Cantor Council to hold second event Wednesday

The newest GOP group aimed at re-energizing the troubled
party will hold a second event next week, but political observers say a
Republican comeback depends more on Democrats screwing up.

“For the out party to come back, the in party has to screw
up. That’s history,” said John Pitney, a political scientist at Claremont
McKenna College.

“A lot of [the national political scene] is beyond their
control,” Pitney said.

{mosads}The National Council for New America, the group launched in
early May by House Republican Whip Eric Cantor (Va.), will host another event on
July 22, The Hill reported Thursday. On Friday, Cantor announced the event
would focus on healthcare and will feature Reps. Tom Price (R-Ga.) and Dave
Camp (R-Mich.).

Cantor is a rising star in the party, and his group is
intended to be a GOP think-tank that will help the party come up with the new
arguments and ideas to return to power.

But political observers are skeptical of what new ideas will
emerge. They also say it might not matter.

“Are there any new ideas in the Republican Party? I don’t
think so. Does it matter in the short term? Probably not,” said Charlie Cook,
editor of the Cook Political Report. “They’re going to succeed in the short
term by throwing rocks and by attacking.”

Cantor, for one, has earned headlines in recent days by
attacking the $787 billion stimulus package signed into law by Obama as a bust.

Republicans can probably learn from Democrats, who only
recently emerged from the wilderness. The unpopular war in Iraq and ethical
lapses by Republicans helped Democrats take back Congress, and later the White

Now that they’re in charge, Democrats have ownership of the
government. The GOP, meanwhile, isn’t in charge and therefore is under little
pressure to offer alternatives that will never be considered.

Instead, as President Obama and Congressional Democrats
pursue major healthcare reform on top of cap and trade legislation and the
economic stimulus plan, Republicans can attack.

But the GOP may have a long wait before Democrats and the
president plummet to earth. Polls have shown the American electorate is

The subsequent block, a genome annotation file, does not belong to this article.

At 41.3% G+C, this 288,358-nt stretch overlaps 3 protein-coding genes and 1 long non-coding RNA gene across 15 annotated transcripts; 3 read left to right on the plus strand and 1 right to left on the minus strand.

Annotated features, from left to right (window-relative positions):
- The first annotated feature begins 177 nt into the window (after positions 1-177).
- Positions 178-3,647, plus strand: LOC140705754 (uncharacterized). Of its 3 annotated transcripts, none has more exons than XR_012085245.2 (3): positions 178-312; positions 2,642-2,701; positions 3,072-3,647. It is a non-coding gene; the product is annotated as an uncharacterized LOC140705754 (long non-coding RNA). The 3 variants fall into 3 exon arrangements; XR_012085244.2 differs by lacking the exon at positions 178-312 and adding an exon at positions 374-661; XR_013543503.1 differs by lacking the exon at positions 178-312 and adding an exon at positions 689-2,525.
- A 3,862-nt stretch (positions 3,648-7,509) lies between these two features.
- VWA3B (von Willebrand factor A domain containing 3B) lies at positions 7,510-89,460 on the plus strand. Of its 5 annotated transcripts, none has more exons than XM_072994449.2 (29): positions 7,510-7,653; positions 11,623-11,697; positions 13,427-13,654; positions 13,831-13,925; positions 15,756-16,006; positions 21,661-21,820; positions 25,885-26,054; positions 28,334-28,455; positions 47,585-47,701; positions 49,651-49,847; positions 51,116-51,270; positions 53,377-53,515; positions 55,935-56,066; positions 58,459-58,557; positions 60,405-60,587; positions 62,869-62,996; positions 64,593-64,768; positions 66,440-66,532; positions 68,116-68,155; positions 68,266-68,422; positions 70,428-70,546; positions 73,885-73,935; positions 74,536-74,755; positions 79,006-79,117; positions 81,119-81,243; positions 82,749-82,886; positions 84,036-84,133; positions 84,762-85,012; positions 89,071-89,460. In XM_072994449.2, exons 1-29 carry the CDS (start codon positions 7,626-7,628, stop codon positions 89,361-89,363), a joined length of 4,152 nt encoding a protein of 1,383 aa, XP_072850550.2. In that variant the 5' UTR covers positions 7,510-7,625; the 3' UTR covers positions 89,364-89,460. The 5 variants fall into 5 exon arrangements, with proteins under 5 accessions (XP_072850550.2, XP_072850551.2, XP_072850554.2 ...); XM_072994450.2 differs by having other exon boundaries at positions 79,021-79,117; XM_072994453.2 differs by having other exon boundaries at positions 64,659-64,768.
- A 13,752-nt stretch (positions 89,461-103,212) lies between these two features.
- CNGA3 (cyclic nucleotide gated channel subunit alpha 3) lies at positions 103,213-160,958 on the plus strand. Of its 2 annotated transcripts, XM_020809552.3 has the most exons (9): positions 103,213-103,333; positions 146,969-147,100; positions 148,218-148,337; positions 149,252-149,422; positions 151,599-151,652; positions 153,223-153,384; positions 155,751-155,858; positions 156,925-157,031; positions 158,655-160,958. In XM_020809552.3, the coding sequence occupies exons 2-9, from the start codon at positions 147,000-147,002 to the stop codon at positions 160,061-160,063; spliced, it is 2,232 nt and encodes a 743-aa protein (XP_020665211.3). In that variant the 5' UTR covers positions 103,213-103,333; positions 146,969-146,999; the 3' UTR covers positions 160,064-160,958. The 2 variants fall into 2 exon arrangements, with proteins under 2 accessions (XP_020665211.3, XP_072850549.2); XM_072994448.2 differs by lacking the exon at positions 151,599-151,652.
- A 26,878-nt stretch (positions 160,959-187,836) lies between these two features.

skeptical about some of Obama’s plans, but voters still overwhelmingly trust
the president over Congressional Republicans to handle every issue from the
national deficit to health care reform to the economy and even the threat of

Meanwhile, Republicans face constant questions about who, if
anyone, leads the party; voters view Congressional Republican leaders
unfavorably, if they know them at all; and seemingly constant revelations about
affairs Sen. John Ensign (R-Nev.) and South Carolina Gov. Mark Sanford (R) had
undermine the party’s stated commitment to family values.

And all that comes before the hangover left over by
President Bush, who remains unpopular and who polls show still shoulders blame
for the recessed economy.

As Democratic approval ratings shrink, however slowly,
Cantor’s organization is putting itself in a political position to be able to
capitalize if Americans turn to the minority party for ideas.

“Our goal was to engage members of Congress in a dialogue,
and that dialogue is an ongoing process in which we look at the the problems of
the American people and figure out relevant conservative policies to address
those problems,” said Rob Collins, a Cantor spokesman.

Democrats, noting the group hasn’t been seen in more than
two months, argue Cantor is engaging in little more than a public relations stunt.

Still, the organization could help Cantor’s national
stature, and while they may have to wait for Democratic missteps, the GOP wants
to be in a position to pounce.

“We’re going to be addressing policies like healthcare, like
cap and trade, like tax hikes, that Democrats are pushing through Congress, and
working to develop policies that show the American people there are
alternatives to these big government, big spending, big borrowing programs,”
Collins said.

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